Deadline Day: The Best and Worst January Transfers
31 January 2018 • By - Ben Menham
Read time 2 minutes
It’s set to be another exciting transfer window, and January is always an interesting period as players are often overpriced and have varying impacts on their new clubs. Here at Playfinder we take a look at the best and worst Premier League January transfers.
BEST JANUARY TRANSFERS
Nemanja Vidic: Spartak Moscow to Manchester United – £7.2m – 2006
The Serbian initially took time to adapt to English football, but once settled developed a formidable defensive partnership with Rio Ferdinand. His leadership skills and ability on the pitch led him to the captaincy at Old Trafford and helped to secure United’s dominance at the summit of English football.
During his time working under Sir Alex Ferguson, Vidic won 5 Premier League titles and was part of a Champions League winning side in 2008.
Ole Gunnar Solskjaer: Molde to Manchester United – £1.5m 1996
Once a hero at Old Trafford for his super-sub exploits, Solskjaer is now very much becoming a saviour this season at his old home Old Trafford in a completely different role now as the United manager.
Nicknamed as “The Baby-face Assasian” Solskjaer played 366 times for United scoring 126 goals. Most Man Utd fans will remember him best for his injury time winning goal in the 1999 UEFA Champions league final against Bayern Munich and winning the The Treble for them.
Luis Suarez: Ajax to Liverpool – £22.5m – 2011
Suarez arrived at Liverpool a relatively unknown quantity but quickly justified his price tag with some stunning goals. His continued good form was rewarded as he collected the PFA player of the year in the 2013-2014 season. Liverpool legend Steven Gerrard offered the greatest compliment describing the Uruguayan as the best player he had ever played with.
His status as one of the best players in the world, attracted interest from other clubs and he eventually joined European giants Barcelona.
N’Golo Kanté: Caen to Leicester City – £5.6m – 2015
With a stature of only 5’6″ N’Golo Kanté may not have been the biggest aerial threat for Leicester, but he quickly became a force to be reckoned with. Costing only £5.6m, who knew Kanté would make the Leicester miracle possible?
After his first Premier League winning season, Kanté then went on to sign for Chelsea costing £32m. His form certainly had not dipped after helping Chelsea secure the Premier League title the following season.
Two Premier League seasons and two Premier League titles. Not a bad record, eh?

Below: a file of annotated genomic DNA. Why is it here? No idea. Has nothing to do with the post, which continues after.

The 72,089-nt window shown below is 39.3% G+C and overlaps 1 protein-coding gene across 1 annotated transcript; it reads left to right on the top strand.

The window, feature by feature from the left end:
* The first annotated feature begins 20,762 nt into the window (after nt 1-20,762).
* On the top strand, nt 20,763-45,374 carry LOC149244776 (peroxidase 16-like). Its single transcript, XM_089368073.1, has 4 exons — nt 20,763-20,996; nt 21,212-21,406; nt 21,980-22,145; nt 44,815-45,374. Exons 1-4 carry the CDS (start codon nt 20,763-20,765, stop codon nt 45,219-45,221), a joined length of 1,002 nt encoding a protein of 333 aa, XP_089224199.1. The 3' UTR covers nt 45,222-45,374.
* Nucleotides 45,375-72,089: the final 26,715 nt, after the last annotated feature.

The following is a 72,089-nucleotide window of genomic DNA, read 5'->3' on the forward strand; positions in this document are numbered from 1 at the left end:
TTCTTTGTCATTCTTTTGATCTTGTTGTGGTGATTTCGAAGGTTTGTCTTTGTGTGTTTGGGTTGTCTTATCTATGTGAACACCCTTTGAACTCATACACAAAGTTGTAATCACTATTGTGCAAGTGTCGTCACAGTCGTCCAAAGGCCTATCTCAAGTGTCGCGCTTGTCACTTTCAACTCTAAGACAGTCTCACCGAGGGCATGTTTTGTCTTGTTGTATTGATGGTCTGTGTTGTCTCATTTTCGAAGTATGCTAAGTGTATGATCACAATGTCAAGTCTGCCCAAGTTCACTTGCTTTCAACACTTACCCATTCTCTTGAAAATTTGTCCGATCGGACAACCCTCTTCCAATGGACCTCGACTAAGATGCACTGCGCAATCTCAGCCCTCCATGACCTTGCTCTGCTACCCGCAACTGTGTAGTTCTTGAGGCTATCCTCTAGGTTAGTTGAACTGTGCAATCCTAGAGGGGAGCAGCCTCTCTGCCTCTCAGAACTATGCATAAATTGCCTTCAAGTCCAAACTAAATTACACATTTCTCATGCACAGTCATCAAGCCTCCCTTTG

Honourable Mentions: Nemanja Matić – Chelsea, Patrice Evra – Manchester United
WORST JANUARY TRANSFERS
Fernando Torres: Liverpool to Chelsea – £50m – 2011
Torres arrived from Premier League rivals Liverpool for 50 million pounds in January 2011. Despite an excellent record at his previous club Torres struggled to recreate his good form. On his return to Anfield he was the victim of some harsh treatment from centre back Daniel Agger. His form did not improve and it took him 25 games to eventually get on the score sheet for the blues.
He ended his unsuccessful spell at Stamford Bridge with just 20 goals in 110 underwhelming appearances. His highlight was scoring against Barcelona in the 2012 Champion’s League, which the Blues went on the win that year.
Andy Carroll: Newcastle to Liverpool – £35m – 2011
Following the departure of Torres, Carroll joined Liverpool for a British transfer record of £35 million. It quickly became evident that Carroll didn’t fit the style of football played on Merseyside, and he admitted later that his career at Liverpool had never really happened. This was reflected by his 11 goals in 58 games across an 18 month period at Anfield.
WORST EVER TRANSFER!
Ali Dia: Blyth Spartans to Southampton – fee undisclosed
You may never have heard of Ali Dia, but this transfer story is definitely one to laugh about.
The Southampton manager at the time, Graeme Souness, was believed to have been called by a man pretending to be the famous George Weah with a tip-off for so-called Senegal superstar, Ali Dia. Souness took the gamble and gave Dia a chance coming on as a substitute. After a few minutes of showing he had no football acumen, he was then substituted by Souness and that was the end of Ali Dia’s football career. He was released 14 days after being given his contract.
Honourable Mentions: : Savio Nsereko – West Ham United, Jean Alain Boumsong – Newcastle United
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Image credit: Willk – https://pixabay.com/photos/fernando-torres-chelsea-football-3540628/